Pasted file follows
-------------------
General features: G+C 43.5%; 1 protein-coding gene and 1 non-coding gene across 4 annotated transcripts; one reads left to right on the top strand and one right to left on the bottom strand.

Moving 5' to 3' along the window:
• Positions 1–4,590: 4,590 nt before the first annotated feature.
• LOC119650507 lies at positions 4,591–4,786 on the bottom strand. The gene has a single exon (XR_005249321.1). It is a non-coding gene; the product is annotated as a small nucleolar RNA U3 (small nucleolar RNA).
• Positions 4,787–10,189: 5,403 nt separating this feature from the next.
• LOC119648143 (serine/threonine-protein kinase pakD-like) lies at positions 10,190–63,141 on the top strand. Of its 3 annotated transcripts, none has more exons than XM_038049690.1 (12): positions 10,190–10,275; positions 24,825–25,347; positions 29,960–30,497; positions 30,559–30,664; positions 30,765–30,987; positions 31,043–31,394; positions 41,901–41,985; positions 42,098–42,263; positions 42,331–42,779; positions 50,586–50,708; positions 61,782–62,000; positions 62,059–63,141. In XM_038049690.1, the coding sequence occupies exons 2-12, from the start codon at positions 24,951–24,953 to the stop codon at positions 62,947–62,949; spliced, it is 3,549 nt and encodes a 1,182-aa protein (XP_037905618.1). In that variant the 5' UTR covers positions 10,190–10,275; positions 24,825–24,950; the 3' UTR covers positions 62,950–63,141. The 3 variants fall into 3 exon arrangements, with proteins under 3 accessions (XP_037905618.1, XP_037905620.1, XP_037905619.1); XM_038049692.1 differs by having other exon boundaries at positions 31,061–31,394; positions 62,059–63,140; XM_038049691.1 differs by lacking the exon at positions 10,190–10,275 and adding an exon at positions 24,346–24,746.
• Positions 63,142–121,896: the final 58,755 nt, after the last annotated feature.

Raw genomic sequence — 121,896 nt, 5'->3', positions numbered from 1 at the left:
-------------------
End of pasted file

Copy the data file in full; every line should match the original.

General features: G+C 43.5%; 1 protein-coding gene and 1 non-coding gene across 4 annotated transcripts; one reads left to right on the top strand and one right to left on the bottom strand.

Moving 5' to 3' along the window:
• Positions 1–4,590: 4,590 nt before the first annotated feature.
• LOC119650507 lies at positions 4,591–4,786 on the bottom strand. The gene has a single exon (XR_005249321.1). It is a non-coding gene; the product is annotated as a small nucleolar RNA U3 (small nucleolar RNA).
• Positions 4,787–10,189: 5,403 nt separating this feature from the next.
• LOC119648143 (serine/threonine-protein kinase pakD-like) lies at positions 10,190–63,141 on the top strand. Of its 3 annotated transcripts, none has more exons than XM_038049690.1 (12): positions 10,190–10,275; positions 24,825–25,347; positions 29,960–30,497; positions 30,559–30,664; positions 30,765–30,987; positions 31,043–31,394; positions 41,901–41,985; positions 42,098–42,263; positions 42,331–42,779; positions 50,586–50,708; positions 61,782–62,000; positions 62,059–63,141. In XM_038049690.1, the coding sequence occupies exons 2-12, from the start codon at positions 24,951–24,953 to the stop codon at positions 62,947–62,949; spliced, it is 3,549 nt and encodes a 1,182-aa protein (XP_037905618.1). In that variant the 5' UTR covers positions 10,190–10,275; positions 24,825–24,950; the 3' UTR covers positions 62,950–63,141. The 3 variants fall into 3 exon arrangements, with proteins under 3 accessions (XP_037905618.1, XP_037905620.1, XP_037905619.1); XM_038049692.1 differs by having other exon boundaries at positions 31,061–31,394; positions 62,059–63,140; XM_038049691.1 differs by lacking the exon at positions 10,190–10,275 and adding an exon at positions 24,346–24,746.
• Positions 63,142–121,896: the final 58,755 nt, after the last annotated feature.

Raw genomic sequence — 121,896 nt, 5'->3', positions numbered from 1 at the left: